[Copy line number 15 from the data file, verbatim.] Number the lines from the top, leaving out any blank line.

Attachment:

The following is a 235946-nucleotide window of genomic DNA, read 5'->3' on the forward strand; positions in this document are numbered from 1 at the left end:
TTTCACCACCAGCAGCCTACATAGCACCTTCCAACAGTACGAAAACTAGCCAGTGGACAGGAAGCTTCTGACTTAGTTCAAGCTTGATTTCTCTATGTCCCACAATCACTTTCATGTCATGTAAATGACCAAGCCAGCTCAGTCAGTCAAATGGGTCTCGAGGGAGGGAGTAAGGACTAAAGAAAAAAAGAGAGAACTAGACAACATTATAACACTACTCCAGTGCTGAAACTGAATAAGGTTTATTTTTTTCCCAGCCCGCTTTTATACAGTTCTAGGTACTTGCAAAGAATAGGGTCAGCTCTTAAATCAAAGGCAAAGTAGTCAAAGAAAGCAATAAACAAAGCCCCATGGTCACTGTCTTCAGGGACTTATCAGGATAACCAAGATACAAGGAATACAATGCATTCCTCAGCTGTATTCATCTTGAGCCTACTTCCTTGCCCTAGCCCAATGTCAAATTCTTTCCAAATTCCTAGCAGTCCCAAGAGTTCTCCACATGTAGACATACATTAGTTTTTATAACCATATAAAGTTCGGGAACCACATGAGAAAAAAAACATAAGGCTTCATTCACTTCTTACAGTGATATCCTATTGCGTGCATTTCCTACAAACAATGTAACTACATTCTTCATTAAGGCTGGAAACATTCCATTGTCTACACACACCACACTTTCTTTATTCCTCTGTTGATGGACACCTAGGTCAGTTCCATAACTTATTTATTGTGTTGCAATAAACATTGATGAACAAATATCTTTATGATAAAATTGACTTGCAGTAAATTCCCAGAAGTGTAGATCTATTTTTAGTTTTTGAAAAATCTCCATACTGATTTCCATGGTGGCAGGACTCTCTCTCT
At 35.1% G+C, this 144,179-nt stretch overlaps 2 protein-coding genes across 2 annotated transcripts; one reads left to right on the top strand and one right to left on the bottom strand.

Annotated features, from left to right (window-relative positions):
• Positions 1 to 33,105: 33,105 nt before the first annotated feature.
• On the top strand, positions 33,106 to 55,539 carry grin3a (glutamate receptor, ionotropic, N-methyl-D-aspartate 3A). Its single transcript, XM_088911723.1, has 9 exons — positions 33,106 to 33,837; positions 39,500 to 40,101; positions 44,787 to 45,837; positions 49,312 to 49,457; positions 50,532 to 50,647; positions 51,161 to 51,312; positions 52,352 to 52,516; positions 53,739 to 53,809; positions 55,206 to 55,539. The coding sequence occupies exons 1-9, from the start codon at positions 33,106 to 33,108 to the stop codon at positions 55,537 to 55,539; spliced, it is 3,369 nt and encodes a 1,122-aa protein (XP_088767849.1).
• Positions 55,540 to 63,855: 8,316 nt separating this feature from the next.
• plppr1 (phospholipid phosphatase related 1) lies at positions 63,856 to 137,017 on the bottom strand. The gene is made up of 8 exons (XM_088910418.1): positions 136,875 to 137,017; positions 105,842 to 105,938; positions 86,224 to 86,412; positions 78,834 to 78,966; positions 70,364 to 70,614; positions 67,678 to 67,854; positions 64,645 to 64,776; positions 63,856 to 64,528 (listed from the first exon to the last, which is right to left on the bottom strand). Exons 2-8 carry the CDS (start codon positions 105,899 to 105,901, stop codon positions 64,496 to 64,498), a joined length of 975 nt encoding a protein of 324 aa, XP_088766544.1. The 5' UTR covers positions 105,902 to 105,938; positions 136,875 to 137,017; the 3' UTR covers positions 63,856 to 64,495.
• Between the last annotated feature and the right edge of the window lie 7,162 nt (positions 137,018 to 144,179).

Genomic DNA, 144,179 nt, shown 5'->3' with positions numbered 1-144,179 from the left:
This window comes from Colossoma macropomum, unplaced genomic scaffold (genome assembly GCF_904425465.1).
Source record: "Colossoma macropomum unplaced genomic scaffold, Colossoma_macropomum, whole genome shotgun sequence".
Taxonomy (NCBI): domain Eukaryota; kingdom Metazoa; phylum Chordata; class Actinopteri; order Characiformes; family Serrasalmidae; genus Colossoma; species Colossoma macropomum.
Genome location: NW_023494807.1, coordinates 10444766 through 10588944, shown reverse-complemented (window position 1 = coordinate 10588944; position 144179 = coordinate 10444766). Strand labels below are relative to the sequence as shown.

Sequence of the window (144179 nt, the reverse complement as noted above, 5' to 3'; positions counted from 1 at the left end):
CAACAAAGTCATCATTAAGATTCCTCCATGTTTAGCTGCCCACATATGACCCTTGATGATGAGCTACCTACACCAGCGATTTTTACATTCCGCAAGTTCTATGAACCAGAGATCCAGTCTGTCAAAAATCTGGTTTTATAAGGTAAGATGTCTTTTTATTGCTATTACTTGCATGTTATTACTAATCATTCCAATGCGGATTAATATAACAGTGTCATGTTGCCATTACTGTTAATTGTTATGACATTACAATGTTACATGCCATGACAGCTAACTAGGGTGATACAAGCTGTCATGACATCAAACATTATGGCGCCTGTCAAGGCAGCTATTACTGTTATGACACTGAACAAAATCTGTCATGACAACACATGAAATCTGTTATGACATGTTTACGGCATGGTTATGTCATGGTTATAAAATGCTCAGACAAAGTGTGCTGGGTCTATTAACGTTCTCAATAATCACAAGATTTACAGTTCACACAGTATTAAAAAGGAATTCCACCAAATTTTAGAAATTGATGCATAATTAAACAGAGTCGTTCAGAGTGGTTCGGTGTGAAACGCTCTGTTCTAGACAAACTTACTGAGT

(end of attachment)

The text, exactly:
Sequence of the window (144179 nt, the reverse complement as noted above, 5' to 3'; positions counted from 1 at the left end):